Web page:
PM Snacks #11 / User or job stories 🤔, testing product ideas & studying competition
I'm Olivier Courtois, Head of Product @ comet & Startup Advisor. You are receiving this email because you signed up to productverse, a weekly newsletter about Product Management. Thank you for being here. If this email was forwarded to you, subscribe here
1️⃣ A Guide To Writing Effective User Stories • Oct 2018 • 6 min read
Key highlight: user stories are meant to start a conversation with your team. They are the true "solution" experts, you should be the problem expert. Explain the why, don't be prescriptive on a solution & list clear acceptance criteria. Apart from that, I'd recommend most of the time to move beyond the regular user story templates and use for example a job story #execution
2️⃣ Product Manager Interview: Analyze a Metric Change • Aug 2020 • 10 min read
We continue the series on interviews with this third article. Highly recommended for everyone dealing with metrics (aka: all of us). Clement Kao teaches us to work in concentric circles when a metric changes in a radical way: look for mistakes in the data, look for past trends/patterns, consider inward product changes, look outside #interviewprep #data
3️⃣ Sign-Up Flows: A Friction-Based Analysis (with Examples) • Jun 2019 • 10 min read
Sign-up flows are so common that they could easily be disregarded as a tool to boost conversion & engagement at the same time. You should absolutely test how much friction your users are okay with. At comet we iterated many times on ours. When we simplified it too much for freelancers, it didn't work since it broke the promise of a selective marketplace able to match you automatically on relevant missions. On the other hand, lazy registration worked very well with our customers, that only care about the result not the tool we provide #ux #flow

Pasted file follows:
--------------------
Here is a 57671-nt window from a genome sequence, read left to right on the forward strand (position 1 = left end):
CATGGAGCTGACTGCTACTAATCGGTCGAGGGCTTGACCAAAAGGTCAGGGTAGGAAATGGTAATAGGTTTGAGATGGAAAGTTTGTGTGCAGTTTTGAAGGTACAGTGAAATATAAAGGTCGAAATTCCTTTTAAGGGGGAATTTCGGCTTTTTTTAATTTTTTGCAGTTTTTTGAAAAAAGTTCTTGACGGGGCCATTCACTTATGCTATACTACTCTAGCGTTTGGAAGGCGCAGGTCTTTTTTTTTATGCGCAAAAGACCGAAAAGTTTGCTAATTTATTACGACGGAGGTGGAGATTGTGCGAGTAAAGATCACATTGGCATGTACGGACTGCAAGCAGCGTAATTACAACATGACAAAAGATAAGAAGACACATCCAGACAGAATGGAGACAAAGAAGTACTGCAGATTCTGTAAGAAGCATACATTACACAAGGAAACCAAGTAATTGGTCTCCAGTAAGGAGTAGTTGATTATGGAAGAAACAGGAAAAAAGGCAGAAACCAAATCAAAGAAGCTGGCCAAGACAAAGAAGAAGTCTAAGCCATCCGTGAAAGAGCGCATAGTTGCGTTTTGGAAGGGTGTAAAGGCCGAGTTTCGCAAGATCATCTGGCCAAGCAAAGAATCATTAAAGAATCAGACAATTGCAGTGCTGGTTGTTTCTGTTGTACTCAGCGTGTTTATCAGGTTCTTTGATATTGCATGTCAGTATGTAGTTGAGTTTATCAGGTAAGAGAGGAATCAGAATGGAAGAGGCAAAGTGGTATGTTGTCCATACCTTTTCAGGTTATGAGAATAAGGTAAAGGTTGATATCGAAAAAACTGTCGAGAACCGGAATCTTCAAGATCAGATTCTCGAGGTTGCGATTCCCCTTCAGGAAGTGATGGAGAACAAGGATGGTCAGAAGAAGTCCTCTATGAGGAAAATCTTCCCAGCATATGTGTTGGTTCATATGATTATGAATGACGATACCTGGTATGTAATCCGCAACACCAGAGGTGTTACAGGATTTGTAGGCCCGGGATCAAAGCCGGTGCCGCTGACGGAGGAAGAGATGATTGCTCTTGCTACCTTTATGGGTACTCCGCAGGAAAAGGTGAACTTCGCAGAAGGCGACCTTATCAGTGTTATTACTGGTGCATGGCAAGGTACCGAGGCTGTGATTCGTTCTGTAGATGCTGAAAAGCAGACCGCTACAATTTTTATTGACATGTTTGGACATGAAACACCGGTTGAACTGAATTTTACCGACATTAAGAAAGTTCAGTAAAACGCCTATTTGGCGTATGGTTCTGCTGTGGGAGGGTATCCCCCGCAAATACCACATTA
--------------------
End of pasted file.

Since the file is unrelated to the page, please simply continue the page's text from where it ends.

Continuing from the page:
4️⃣ How To Know You Have a Successful Product Before You Build It • Sept 2020 • 6 min read
The author shares 5 ways to validate a product idea without resorting to a landing page or a kickstarter campaign. It usually says more about your marketing than the product itself, and gives a lot less insights on what to build. Instead I especially love the tactic "make a market of enthusiasts" that I advice to many entrepreneurs with a clear problem identified. It can sometimes even translate into a community driven product with some degree of network effect! #entrepreneurship #discovery
5️⃣ Alternatives, Not Competitors • Jun 2020 • 2 min read
A good reminder on what is a competitor: not your startup clone, but the many alternatives available. Slack was not competing with hipchat but with emails instead, docusign with printers & inked signatures. Any other SaaS with Google Sheet most of the time. As a result you should study the alternatives, assess how big the problem is for the users and what is the cost of change. Then, in my opinion, still look at your competitors to understand if through their features/messaging they found problems that apply to your target audience too. Don't try to copy them, just research the newly found problems, and decide on what to build #market #discovery
See you next week!
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